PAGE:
Top 10 brands with lowest MOT failure rate in 2020 of cars aged three to 15 years old and with a minimum of 5,000 tests conducted throughout the year

Chevrolet took last place, with just over half (54.4 per cent) of its cars passing first time – though the US brand hasn’t sold any of its mainstream models in the UK since 2014 and therefore has a sample of older vehicles only that are more likely to have suffered from wear and tear.  

Jessica Potts, head of marketing at BookMyGarage.com, which requested the MOT data from the DVSA, said it was ‘no surprise’ to see luxury brands like Ferrari perform best for passing an MOT, given they’re likely cherished more than a mainstream car – and the quality you’d expect from such a pricey motor.

‘Owners of prestige car brands often cover fewer miles annually as the car is unlikely to be the owner’s sole vehicle and they are usually maintained to very high standards,’ she said. 

‘MOT pass rates are less indicative of brand reliability and more a representation of how well owners maintain their car and how much of a ‘workhorse’ a particular brands’ models tend to become.

‘That being said, there’s a noticeable dominance of more mainstream Japanese brands in the Top 10, which perhaps goes some way to prove the notion that Japanese cars are indeed very reliable.’

Former Manchester United and Republic of Ireland left-back Denis Irwin poses with a Chevrlet Trax donated to a West Sussex dealership to be used to raise money for charity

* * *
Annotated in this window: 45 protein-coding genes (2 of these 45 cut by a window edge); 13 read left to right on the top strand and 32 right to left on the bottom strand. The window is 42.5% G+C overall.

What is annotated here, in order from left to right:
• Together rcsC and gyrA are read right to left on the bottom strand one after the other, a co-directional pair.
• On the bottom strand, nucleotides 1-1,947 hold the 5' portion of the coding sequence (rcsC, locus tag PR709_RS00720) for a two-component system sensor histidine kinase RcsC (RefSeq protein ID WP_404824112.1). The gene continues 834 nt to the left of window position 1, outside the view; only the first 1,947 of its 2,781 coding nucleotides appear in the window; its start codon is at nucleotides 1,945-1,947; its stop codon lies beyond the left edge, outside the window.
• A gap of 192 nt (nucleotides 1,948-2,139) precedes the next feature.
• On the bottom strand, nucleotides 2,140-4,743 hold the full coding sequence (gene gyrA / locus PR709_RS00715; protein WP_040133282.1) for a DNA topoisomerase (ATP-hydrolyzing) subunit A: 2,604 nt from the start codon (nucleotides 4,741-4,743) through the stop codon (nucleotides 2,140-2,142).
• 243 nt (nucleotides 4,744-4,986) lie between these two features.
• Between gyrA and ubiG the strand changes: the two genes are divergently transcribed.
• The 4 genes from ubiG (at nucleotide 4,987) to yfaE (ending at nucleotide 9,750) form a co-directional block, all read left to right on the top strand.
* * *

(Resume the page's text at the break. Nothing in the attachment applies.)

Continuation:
Over a fifth of nearly new cars fail their very first MOT, DVSA stats show 

A review of cars taking their MOT for the first time (at three years old) showed that Ferraris came out on top there too, again ahead of rivals Bentley and Aston Martin – though with Porsche dropping to sixth place.

Of the more mainstream brands, it was purely Japanese marques that filled the rest of Top 10, with Subaru and Lexus taking fourth and fifth places, and seventh to tenth occupied by Honda, Infinity, Mazda, and Suzuki respectively.

At the other end of the results, SsangYong fared less successfully, coming in last with a failure rate of just 78.1 per cent – a pretty difficult stat to swallow for customers who had forked out on their new cars just 36 months earlier. 

However, success at a test centre is as much about the keeper’s maintenance as it is about the durability of the motors and their parts. 

The most common MOT fails are due to owner neglect – such as the 6.8 per cent of cars that flunk the assessment because of illegal tyres. 

The average pass rate for cars sitting their test for the very first time was 78.1 per cent, the figures show.

Top 10 brands with lowest MOT failure rate in 2020 of cars aged three years old and with a minimum of 500 tests conducted throughout the year